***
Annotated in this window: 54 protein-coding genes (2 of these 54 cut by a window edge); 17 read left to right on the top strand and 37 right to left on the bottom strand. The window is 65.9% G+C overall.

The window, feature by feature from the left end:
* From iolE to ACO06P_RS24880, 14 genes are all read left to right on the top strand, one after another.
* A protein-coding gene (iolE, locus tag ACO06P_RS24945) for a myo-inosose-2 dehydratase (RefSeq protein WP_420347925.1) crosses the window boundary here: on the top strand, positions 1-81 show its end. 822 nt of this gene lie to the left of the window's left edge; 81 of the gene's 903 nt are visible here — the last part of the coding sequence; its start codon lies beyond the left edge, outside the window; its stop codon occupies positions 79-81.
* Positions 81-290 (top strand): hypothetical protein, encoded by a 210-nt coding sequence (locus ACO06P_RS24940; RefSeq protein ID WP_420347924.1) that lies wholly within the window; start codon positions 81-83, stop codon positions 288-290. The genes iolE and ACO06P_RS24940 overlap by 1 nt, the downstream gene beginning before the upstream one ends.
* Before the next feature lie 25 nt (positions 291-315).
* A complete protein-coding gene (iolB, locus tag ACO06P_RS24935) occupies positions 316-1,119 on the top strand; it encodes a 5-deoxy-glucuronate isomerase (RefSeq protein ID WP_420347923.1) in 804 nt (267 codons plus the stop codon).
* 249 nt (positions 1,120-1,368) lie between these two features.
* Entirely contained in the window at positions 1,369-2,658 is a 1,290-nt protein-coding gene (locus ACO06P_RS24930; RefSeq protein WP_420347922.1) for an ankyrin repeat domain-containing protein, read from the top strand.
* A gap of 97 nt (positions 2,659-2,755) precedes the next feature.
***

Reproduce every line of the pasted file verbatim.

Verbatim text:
Annotated in this window: 54 protein-coding genes (2 of these 54 cut by a window edge); 17 read left to right on the top strand and 37 right to left on the bottom strand. The window is 65.9% G+C overall.

The window, feature by feature from the left end:
* From iolE to ACO06P_RS24880, 14 genes are all read left to right on the top strand, one after another.
* A protein-coding gene (iolE, locus tag ACO06P_RS24945) for a myo-inosose-2 dehydratase (RefSeq protein WP_420347925.1) crosses the window boundary here: on the top strand, positions 1-81 show its end. 822 nt of this gene lie to the left of the window's left edge; 81 of the gene's 903 nt are visible here — the last part of the coding sequence; its start codon lies beyond the left edge, outside the window; its stop codon occupies positions 79-81.
* Positions 81-290 (top strand): hypothetical protein, encoded by a 210-nt coding sequence (locus ACO06P_RS24940; RefSeq protein ID WP_420347924.1) that lies wholly within the window; start codon positions 81-83, stop codon positions 288-290. The genes iolE and ACO06P_RS24940 overlap by 1 nt, the downstream gene beginning before the upstream one ends.
* Before the next feature lie 25 nt (positions 291-315).
* A complete protein-coding gene (iolB, locus tag ACO06P_RS24935) occupies positions 316-1,119 on the top strand; it encodes a 5-deoxy-glucuronate isomerase (RefSeq protein ID WP_420347923.1) in 804 nt (267 codons plus the stop codon).
* 249 nt (positions 1,120-1,368) lie between these two features.
* Entirely contained in the window at positions 1,369-2,658 is a 1,290-nt protein-coding gene (locus ACO06P_RS24930; RefSeq protein WP_420347922.1) for an ankyrin repeat domain-containing protein, read from the top strand.
* A gap of 97 nt (positions 2,659-2,755) precedes the next feature.